The value of a WRF-LES-based system can be evaluated by performing real-time multiscale simulations of the atmosphere and subsequent comparison with historical observations (hindcasting). However, such evaluations can be misleading as many aspects of the modeling system play a role in the outputs, such as the uncertainty of the forcing datasets and, for wind in particular, the resolution and accuracy of the topographic inputs, e.g., the resemblance to reality of the land use characteristics and the assignment of roughness length values to predefined land use categories. Due to the difficulty in discerning modeling- from system-related abilities when evaluating real-time simulations, it is important to evaluate results from atmospheric models with observations from sites and conditions resembling canonical flows. If such flows can be observed, the WRF model can be run in an idealized fashion so that the modeler has control on the initial atmospheric boundary layer (ABL) characteristics, topographical inputs, and forcing (Moeng et al., 2007; Mirocha et al., 2018).

From analysis of sonic-anemometer measurements distributed vertically on a 250 m meteorological tower at Østerild, in northern Denmark, Peña (2019) demonstrated that for a range of wind directions, long-term statistics on the observations of winds and turbulence have close resemblance to those one expects for flow over flat and homogeneous conditions. The measurements at Østerild provide details on the turbulence structure of the atmosphere within the range of heights where modern large wind turbines operate. Peña (2019) also found a clear dependence with atmospheric stability and height above the ground of the mean wind, direction, and turbulence parameters. The objective of this work is to find out whether or not we are able to reproduce the ABL characteristics at Østerild using WRF-LESs and, if positive, provide the community with a solid foundation for the utilization of WRF-LES in historical multiscale ABL simulations.

In this study, we first present the methodology (Sect. 2) used for the analysis of WRF-LESs, which includes the selection of flow cases from the Østerild dataset and the setup of the WRF model. Section 3 presents the results, where we first provide details with regards to the statistics used from the simulated ABLs, and later we show comparisons with observations of simulated wind, direction, and turbulence parameters. We also show a comparison of turbulence spectra under the three selected stability regimes. Finally, the discussion and conclusions are given in the last section.

We focus our analysis on the accuracy of resolved and modeled atmospheric flow parameters by WRF-LESs through comparison with observations. We include in the comparison vertical profiles of mean wind speed and direction, and velocity variances and covariances, as well as turbulence spectra at various vertical levels.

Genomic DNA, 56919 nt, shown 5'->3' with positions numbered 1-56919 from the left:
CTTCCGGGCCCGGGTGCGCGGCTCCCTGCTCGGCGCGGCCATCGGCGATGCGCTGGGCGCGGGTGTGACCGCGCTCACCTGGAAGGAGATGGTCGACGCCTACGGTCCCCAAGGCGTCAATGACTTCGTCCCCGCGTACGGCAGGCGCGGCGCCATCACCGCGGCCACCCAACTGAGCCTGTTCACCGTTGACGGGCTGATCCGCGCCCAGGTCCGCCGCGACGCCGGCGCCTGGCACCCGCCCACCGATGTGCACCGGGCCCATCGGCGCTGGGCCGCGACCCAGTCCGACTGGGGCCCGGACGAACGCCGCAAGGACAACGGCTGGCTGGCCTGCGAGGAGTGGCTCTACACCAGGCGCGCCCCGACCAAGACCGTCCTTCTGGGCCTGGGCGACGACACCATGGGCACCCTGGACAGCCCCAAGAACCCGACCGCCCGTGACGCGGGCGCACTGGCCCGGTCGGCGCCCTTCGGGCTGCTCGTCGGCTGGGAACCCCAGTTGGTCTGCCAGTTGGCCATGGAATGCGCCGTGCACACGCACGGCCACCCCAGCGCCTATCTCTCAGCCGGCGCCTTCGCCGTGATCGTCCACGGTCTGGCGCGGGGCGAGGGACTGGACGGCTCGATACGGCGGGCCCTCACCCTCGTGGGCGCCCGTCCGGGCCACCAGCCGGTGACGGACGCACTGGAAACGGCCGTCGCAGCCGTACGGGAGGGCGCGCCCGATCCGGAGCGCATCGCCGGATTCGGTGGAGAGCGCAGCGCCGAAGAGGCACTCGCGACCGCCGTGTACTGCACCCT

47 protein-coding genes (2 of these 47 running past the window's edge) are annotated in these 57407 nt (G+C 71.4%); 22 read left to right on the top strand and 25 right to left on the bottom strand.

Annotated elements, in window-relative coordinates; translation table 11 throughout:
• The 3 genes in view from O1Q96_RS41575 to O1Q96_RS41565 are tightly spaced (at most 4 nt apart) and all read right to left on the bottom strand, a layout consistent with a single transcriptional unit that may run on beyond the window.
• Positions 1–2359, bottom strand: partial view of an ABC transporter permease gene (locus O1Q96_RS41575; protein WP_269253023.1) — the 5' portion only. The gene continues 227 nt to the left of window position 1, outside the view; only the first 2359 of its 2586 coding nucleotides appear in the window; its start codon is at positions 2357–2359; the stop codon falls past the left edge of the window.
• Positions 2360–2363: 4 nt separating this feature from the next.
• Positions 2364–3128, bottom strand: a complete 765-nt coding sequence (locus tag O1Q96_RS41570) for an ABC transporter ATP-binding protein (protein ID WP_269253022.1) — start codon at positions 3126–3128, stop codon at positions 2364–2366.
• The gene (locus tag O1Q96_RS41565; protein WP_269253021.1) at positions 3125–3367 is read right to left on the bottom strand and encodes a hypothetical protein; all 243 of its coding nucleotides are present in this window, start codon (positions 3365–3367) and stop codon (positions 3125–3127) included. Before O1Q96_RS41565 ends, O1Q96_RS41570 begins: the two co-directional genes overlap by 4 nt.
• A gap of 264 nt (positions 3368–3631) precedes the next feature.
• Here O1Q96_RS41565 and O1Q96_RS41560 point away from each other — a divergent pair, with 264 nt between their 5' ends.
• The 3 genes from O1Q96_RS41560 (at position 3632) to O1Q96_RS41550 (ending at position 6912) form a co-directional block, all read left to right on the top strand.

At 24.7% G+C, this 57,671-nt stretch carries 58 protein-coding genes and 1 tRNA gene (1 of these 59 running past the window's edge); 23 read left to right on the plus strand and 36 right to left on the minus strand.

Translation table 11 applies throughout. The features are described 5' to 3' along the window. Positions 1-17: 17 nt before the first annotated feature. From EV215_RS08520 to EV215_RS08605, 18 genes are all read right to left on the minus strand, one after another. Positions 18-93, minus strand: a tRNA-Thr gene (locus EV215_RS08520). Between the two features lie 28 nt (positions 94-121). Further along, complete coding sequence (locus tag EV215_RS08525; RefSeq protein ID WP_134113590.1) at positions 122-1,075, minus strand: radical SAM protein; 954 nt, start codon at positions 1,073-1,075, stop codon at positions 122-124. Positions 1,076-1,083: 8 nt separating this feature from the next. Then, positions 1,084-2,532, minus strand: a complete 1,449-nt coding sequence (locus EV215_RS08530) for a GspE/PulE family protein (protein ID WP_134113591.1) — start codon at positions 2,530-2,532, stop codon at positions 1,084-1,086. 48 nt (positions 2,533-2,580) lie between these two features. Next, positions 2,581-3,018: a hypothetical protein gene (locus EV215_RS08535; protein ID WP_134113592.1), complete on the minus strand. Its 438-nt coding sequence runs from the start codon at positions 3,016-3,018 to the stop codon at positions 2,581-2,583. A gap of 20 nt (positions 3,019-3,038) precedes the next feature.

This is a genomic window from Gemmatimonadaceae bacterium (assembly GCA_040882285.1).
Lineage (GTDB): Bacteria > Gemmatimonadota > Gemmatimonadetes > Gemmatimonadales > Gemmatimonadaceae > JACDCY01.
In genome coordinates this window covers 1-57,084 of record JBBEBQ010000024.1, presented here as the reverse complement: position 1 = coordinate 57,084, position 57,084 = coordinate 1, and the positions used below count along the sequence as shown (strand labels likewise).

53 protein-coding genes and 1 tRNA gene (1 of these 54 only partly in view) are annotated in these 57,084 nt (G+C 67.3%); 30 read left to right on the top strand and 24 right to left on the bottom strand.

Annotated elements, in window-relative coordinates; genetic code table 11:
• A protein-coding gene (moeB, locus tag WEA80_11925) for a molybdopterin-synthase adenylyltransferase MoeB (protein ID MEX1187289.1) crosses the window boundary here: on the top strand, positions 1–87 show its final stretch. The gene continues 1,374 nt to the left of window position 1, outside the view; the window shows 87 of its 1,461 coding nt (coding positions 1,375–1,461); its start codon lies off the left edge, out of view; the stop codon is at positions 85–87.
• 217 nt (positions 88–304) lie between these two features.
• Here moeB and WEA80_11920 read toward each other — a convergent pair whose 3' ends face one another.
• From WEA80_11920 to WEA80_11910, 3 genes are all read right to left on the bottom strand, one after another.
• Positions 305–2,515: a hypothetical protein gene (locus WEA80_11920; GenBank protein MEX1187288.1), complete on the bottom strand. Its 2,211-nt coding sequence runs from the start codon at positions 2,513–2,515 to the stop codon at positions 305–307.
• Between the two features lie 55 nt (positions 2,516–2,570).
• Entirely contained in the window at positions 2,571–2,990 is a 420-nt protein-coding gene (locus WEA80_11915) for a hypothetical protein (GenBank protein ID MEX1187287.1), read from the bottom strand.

## 2.1 Selection of flow cases

The measurements at Østerild are described in detail in Peña (2019). For this study, we only use statistics based on 10 min periods of measurements performed with Metek USA-1 sonic anemometers deployed at 7, 37, 103, 175, and 241 m on the meteorological tower. The measurements cover a 4-year period (April 2015–March 2019), where all sonic anemometers are simultaneously operating. Periods of direct tower shading and wakes from the nearby turbines are filtered out by using the wind direction (dir.) measurements from all sonic anemometers ($\mathrm{47}{}^{\circ}\le \text{dir.}\le \mathrm{348}{}^{\circ}$). The close-to-homogeneous sector is selected based on the wind direction at 37 m ($\mathrm{255}{}^{\circ}\le \text{dir.}\le \mathrm{285}{}^{\circ}$). Figure 1a shows the distribution of atmospheric stability conditions close to the surface (using the sonic-anemometer measurements at 37 m) within the close-to-homogeneous sector at Østerild. When studying the behavior of the dimensionless wind shear, ${\mathit{\varphi}}_{m}=(\mathit{\kappa}z/{u}_{*})(\mathrm{d}U/\mathrm{d}z)$, where *κ*=0.4 is the von Kármán constant, *u*_{*} the friction velocity, and $\mathrm{d}U/\mathrm{d}z$ the vertical wind shear, with atmospheric stability, $z/L$, where *z* is the height and *L* the Obukhov length (Obukhov, 1946) within this sector, Peña (2019) found that the behavior follows closely surface-layer scaling for a homogeneous and flat surface over a wide range of stabilities ($-\mathrm{1}\le z/L\le \mathrm{0.6}$), when looking at the 37 m height instead of the 7 m measurements. This is a good indication of both that the 37 m measurements are within the surface layer and that at this range of heights the flow can be assumed homogeneous. The measurements at 7 m can be strongly influenced by the local topographical inhomogeneities (e.g., forest trees) near the mast.